WATERVILLE — The chef spins an egg on the grill, flips it into the air with a spatula and catches it in his hat.

“Yummy, yummy egg!” he exclaims, as he cracks it, scraping yolk and white across the hot grill.

Patrons watch, wide-eyed, as he quickly and deftly tosses noodles, shrimp, vegetables, filet mignon and other fare onto the grill, swishing them around until cooked. He scoops them up and drops them onto their plates.

And then — watch out — he’ll tell you to open wide as he squirts sake, an alcoholic Japanese drink, directly into your mouth. If you’re an adult, that is.

Expect to hear lots of squeals and laughter if you dine at Mirakuya Steak House at JFK Plaza off Kennedy Memorial Drive.

Sunny Li and her partners chose Waterville to open the restaurant because they knew they would face little competition with their performance style of cooking.

“Mirakuya” means “tasty” in Japanese, according to Li. Whether you want to dine hibachi-style or prefer to be served at your table in a more traditional setting, you are guaranteed tasty, healthful food, she said.

“Most people come here for hibachi, but we have sushi in a regular dining area. We have a lot of dishes, fried rice and sauté, and you can order American food, filet mignon,” she said. “We have everything. You name it — live scallop, live oyster, sea urchin. A lot of people come here for sea urchin.”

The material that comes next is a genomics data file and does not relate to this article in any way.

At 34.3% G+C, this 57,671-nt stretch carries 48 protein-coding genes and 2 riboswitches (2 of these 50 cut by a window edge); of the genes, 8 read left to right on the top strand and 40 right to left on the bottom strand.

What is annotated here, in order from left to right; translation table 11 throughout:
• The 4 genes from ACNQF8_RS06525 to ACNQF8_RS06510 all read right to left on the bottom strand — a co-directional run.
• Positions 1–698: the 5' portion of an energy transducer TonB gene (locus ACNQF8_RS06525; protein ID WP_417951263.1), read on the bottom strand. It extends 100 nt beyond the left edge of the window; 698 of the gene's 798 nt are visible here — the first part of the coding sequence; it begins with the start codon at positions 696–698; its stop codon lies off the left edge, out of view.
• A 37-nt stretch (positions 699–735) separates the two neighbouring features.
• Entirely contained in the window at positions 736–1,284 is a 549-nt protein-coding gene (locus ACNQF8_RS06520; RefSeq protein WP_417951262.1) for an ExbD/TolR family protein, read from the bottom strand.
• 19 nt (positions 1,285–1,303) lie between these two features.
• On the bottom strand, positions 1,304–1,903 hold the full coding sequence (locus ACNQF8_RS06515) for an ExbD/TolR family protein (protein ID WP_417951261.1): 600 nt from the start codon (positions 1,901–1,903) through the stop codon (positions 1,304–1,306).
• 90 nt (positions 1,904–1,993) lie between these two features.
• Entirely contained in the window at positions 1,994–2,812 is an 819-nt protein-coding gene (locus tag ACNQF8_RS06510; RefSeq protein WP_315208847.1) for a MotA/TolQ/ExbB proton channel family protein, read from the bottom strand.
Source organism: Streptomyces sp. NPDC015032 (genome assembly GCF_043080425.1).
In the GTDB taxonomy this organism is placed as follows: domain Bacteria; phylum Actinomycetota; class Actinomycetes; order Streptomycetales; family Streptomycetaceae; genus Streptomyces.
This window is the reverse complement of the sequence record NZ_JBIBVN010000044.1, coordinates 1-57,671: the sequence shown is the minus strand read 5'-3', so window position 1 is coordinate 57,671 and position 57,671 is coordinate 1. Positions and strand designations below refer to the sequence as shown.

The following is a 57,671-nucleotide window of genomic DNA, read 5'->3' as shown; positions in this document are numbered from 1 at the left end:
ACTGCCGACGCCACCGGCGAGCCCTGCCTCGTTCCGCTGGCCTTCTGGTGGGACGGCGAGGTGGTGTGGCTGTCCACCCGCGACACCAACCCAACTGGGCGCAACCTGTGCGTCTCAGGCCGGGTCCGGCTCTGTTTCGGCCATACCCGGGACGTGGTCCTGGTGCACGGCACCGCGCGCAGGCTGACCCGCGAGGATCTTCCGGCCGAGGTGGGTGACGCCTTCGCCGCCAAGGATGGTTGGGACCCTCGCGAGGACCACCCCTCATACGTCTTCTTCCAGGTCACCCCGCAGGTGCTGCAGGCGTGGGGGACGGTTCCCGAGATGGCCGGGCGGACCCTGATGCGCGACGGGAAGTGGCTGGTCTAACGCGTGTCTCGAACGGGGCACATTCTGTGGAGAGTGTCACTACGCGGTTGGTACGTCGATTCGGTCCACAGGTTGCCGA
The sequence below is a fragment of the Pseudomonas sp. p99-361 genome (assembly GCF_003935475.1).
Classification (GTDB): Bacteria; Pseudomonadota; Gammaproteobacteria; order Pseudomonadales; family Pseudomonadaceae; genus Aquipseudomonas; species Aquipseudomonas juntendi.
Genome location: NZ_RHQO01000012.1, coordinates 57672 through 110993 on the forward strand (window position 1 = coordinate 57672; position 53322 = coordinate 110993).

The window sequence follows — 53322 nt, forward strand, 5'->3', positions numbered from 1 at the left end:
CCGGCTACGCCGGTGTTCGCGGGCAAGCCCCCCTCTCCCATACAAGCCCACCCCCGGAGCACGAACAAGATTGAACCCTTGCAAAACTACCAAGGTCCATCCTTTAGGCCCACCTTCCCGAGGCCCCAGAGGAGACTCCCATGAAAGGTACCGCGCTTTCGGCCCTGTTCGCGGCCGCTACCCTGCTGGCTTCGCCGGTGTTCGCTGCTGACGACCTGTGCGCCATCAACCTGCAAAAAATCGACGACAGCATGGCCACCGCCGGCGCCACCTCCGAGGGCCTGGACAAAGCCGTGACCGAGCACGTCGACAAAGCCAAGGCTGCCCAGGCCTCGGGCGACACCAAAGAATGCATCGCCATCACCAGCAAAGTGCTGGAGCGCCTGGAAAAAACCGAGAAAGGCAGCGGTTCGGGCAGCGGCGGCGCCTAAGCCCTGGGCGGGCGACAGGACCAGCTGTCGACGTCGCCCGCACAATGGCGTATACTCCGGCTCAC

Sushi, or vinegary rice served with food such as raw fish or other seafood, is popular at the restaurant, according to Li. Contrary to what many people think, sushi is more than just raw fish, she said.

“It can be 80 percent cooked,” she said. “People can have sushi roll. A bagel roll is very American-style. It is a deep-fried roll with eel, smoked salmon, cream cheese and scallion. It’s really popular. Most of the sushi rolls are cooked but not heavy.”

The fare is always fresh, she said, and good for you.

Patrons entering the restaurant are greeted by water cascading down a lighted wall; a full cocktail bar whose front panels change color also is available for people waiting to eat.

Li, 28, runs the business with Elin Lin and two others. Li grew up in China. When she was 19, she moved to New York City and worked at her uncle’s restaurant, she said. She owns another restaurant in Pennsylvania.

She came to Maine from New York City two years ago for vacation and fell in love with the state, she said.

“You can ski and it’s nice to raise your kids here. Every day you see different people; it’s not boring. You are also chatting with people, and families. We have a lot of regular customers.”

Amy Calder — 861-9247
[email protected]

 

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